Publishers Weekly reports on the industry's response, which is bogus.
If it makes you as angry as it does me that the publisher, Bloomsbury, thinks book covers featuring white people sell better than those featuring black people and so put a white girl on the cover of a book about a girl who is "black with nappy hair," as the author describes her, e-mail Bloomsbury's public relations department to say so.
Updated at 4:00 p.m., 8/6/09: I'm happy to report an update: Because of the public outcry and the author's unhappiness, the book's publisher says it will rejacket the U.S. version of the book:
"... This week Bloomsbury officials have switched course. 'We regret that our original creative direction for Liar—which was intended to symbolically reflect the narrator's complex psychological makeup—has been interpreted by some as a calculated decision to mask the character's ethnicity,' Bloomsbury officials said in a statement to [Publishers Weekly]. 'In response to this concern, and in support of the author's vision for the novel, Bloomsbury has decided to re-jacket the hardcover edition with a new look in time for its publication in October. It is our hope that the important discussions about race and its representation in teen literature continue. As the publisher of Liar, we also hope that nothing further distracts from the quality of the author's nuanced and accomplished story, and that a new cover will allow this novel's many advocates to celebrate its U.S. publication without reservation.' ..."You can read the rest of the story in Publishers Weekly here.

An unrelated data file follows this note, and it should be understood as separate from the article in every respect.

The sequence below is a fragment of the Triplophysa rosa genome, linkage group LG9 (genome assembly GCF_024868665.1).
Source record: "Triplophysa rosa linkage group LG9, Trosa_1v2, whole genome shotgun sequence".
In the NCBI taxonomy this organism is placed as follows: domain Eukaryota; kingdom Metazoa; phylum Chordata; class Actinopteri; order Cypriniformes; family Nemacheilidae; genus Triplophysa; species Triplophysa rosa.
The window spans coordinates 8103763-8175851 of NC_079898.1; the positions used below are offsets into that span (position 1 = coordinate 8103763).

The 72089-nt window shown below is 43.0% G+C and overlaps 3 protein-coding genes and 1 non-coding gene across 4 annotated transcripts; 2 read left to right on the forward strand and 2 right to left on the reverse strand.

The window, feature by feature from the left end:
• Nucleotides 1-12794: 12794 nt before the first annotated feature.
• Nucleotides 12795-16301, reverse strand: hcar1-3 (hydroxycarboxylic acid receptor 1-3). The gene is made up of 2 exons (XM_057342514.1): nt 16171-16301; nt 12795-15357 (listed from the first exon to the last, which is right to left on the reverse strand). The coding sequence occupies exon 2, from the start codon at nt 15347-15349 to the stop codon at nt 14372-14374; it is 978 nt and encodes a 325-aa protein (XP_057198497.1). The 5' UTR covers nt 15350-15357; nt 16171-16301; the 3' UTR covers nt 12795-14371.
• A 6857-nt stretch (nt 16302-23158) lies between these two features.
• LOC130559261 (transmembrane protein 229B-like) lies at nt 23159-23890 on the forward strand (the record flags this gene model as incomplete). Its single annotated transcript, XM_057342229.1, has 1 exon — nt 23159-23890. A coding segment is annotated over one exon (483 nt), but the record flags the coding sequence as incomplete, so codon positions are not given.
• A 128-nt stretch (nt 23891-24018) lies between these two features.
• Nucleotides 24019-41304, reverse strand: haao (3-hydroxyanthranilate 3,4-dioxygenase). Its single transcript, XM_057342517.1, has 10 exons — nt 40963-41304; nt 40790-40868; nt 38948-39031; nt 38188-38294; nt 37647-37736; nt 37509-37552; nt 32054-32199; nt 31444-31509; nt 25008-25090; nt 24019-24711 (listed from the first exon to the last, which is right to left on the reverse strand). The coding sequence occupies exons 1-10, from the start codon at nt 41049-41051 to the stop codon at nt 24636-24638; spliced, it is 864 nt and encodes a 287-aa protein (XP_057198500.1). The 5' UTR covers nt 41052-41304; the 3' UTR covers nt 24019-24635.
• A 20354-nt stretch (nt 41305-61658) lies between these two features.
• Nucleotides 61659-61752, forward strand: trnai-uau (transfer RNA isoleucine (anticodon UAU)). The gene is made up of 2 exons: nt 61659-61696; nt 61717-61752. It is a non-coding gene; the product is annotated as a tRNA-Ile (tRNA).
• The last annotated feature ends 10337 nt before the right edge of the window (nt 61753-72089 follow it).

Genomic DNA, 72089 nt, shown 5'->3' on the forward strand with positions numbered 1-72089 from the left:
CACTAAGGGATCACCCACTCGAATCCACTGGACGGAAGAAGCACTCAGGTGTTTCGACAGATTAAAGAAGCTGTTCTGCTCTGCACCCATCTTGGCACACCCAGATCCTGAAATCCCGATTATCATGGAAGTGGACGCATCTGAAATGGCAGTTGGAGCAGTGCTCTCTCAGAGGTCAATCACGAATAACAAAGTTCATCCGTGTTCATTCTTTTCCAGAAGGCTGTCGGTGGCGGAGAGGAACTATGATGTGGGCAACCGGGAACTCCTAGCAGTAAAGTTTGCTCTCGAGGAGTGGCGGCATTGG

Updated at 6:29 p.m., 8/6/09: And, from the book author's blog, here's what the new cover will look like, with a gorgeous young black woman on it:
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